Garden walks have the ability to take us on unexpected journeys. Depth, perception and mystery, coupled with light and dark, create pathways through our gardens that can change how we think (therefore change how we feel). The garden walk can be like exploring an unknown wooded area. There is an underlying excitement that runs through us when in unfamiliar situations (especially when all alone). From the smallest landscapes to the most grand, garden walkways and paths need to be created. Here in Suffolk and Nassau County on Long Island in New York we have a great number of public and private gardens to learn from. If you live here with me, go exploring around your own neighborhood. Adventures await.
Your walk, in your garden, can be right out of a book you once read or freshly created specifically for your home and property. What everyone needs to understand is that you just need to build it. “If you build it, they will come.” People are drawn to pathways. The idea that they will take us somewhere. I have written it before, where do you want your gardens to take you. If you don’t know, it doesn’t really matter. What matters is the starting and then discovering where things take you. Do you have shade? Do you have full sun? Do you have a combination of many elements, light and dark? Whatever your environment has to offer, you can work with it, manipulating light and dark with plants, arbors, trellises or covered bridges.
The last thing mentioned, covered bridges, is an idea I had right out of the movie The Bridges Of Madison County. I will be building this concept onto a property and it’s garden design in the next 2 years. Imagine walking onto a property and in the near distance you see a structure you can walk through not knowing exactly where it will lead you. What will your view be when you emerge out of your covered walk? Exciting, right. The pathway can be straight, curved, angled anyway you desire. The considerations need to be how much space you have to work with and how will it coordinate with the houses existing entrances and exits. This is where I want to begin. I hope you have the patience to follow my thoughts.
A walk into the distance verses a walk close to home. Pathways and their gardens can be on the outskirts of your property, but up against the house or everywhere you can possible look. The goal needs to be how do the pathways and gardens connect to the overall movement around the property. Just as one sentence needs to lead you to the next, connecting ideas, so to do your gardens and pathways need purpose. A simple arbor leading from the front of the property to the back of the property demonstrates purpose. If you cover the arbor with some type of plant material, climbing vine, evergreen or woody ornamental, you have softened the journey from one space to the next.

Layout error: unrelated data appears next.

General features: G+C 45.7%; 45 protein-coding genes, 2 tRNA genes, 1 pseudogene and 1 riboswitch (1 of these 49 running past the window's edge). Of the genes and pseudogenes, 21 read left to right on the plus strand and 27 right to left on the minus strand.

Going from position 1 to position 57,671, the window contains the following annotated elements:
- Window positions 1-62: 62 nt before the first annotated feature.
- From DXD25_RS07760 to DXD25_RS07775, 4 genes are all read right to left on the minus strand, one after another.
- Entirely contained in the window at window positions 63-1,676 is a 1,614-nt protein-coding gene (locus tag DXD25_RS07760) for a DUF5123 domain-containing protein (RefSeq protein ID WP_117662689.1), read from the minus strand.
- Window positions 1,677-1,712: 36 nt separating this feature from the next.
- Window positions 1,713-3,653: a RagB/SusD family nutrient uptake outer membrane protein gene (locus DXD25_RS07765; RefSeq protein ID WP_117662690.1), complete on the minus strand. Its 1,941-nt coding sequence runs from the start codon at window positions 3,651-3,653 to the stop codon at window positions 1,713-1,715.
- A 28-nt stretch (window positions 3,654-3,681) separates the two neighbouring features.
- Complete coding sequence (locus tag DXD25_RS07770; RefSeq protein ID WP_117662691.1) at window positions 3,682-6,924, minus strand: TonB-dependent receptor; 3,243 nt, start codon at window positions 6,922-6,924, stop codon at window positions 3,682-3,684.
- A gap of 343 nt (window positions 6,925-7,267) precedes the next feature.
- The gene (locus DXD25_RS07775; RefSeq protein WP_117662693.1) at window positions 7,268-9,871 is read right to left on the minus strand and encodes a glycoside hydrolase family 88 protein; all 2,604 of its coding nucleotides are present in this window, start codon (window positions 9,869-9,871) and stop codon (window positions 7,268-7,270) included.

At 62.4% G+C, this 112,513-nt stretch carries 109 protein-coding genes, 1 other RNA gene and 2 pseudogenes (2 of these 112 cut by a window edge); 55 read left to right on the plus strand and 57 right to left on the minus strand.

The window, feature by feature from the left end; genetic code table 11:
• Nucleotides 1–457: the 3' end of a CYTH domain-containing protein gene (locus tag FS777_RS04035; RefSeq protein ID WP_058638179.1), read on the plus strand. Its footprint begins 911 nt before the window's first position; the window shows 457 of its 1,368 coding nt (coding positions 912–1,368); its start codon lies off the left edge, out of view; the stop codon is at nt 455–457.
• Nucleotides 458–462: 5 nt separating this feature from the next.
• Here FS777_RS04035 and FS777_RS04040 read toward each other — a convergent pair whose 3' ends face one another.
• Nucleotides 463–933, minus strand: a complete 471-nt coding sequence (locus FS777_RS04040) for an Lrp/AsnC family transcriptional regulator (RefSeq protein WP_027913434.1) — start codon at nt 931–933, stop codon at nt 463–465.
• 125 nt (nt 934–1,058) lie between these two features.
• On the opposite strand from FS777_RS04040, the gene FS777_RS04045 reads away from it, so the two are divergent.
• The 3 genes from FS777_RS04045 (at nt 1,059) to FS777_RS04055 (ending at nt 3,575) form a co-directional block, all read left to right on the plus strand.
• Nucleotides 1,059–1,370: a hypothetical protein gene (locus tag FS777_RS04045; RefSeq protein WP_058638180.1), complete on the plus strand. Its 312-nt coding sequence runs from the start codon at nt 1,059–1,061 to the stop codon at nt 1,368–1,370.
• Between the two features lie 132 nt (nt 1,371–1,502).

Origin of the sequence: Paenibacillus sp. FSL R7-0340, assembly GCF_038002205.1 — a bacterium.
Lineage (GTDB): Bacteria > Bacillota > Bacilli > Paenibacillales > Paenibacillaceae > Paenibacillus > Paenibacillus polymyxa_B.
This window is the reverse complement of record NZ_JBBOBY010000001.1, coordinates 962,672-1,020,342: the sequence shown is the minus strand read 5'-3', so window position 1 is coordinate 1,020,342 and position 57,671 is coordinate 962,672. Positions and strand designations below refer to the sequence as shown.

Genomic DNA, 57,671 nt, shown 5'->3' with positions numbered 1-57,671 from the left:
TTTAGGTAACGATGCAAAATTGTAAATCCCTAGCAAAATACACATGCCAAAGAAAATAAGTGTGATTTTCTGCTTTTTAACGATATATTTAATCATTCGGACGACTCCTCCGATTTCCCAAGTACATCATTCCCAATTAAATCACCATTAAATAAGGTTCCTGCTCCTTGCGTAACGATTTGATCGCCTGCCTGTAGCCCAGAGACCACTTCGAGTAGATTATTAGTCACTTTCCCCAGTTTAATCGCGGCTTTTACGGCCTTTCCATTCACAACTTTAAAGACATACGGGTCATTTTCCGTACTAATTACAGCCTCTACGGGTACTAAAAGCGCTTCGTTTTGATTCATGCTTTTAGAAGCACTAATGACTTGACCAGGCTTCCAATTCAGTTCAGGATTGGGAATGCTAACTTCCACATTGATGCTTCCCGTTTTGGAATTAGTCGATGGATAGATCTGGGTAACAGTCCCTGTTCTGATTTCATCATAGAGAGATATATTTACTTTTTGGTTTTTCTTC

In our homes, we demonstrate this idea of transitioning from room to room through pictures on the walls, chosen paint colors, moldings, furnishings and flooring. If done to perfection, guests can’t help but explore your home. This same conscious effort needs to be made outside. If we start with a simple arbor separating the front property from the back we have a great place to begin. It doesn’t matter if the arbor is made out of plastic, wood or some type of medal. What matters is the ground covering you are working with and your light exposure. For example are you working with blacktop to grass, tumbled pavers to bluestone and are you in full sun, full shade or a combination. All these elements which aren’t easily changed become your initial focus. These outdoor elements help us to focus on our supporting materials.
The supporting material group is narrowed due to available light (plant choices) and space. If the area moving us from one space to the next is narrow our goal should be to create the illusion of space through vertical plant development. If transition areas are wider and open the goal should be to create an illusion of shrinking spaces. Think of Alice In Wonderland, and the mystery associated with moving from a larger space to a smaller space. Don’t forget we are creating illusion through visual perception. People look around and make choices as to where they will travel. Most people are drawn towards the unknown, the undiscovered, the unexpected and the unusual. With all this in mind you now have choices. It doesn’t cost a lot to choose where to begin. It doesn’t even cost much to mark out the area you want people to move through. Do these two things and the next step is extremely exciting.
Choosing the structure people will be moving through and then how to plant and design around it. Guests will thank you for the opportunity to visit and will go home wondering how they can create those spaces at their homes. I will followup this article with another that talks about planting choices around an arbor and how to enhance the transitions with large planted pots and urns.
Until next time, spring fever is almost upon us. The time to begin planning and organizing for your outdoor living spaces is now. Don’t miss it. Don’t let another year go by, leaving you with regret.
Thank you for taking the time to journey through my gardening mind.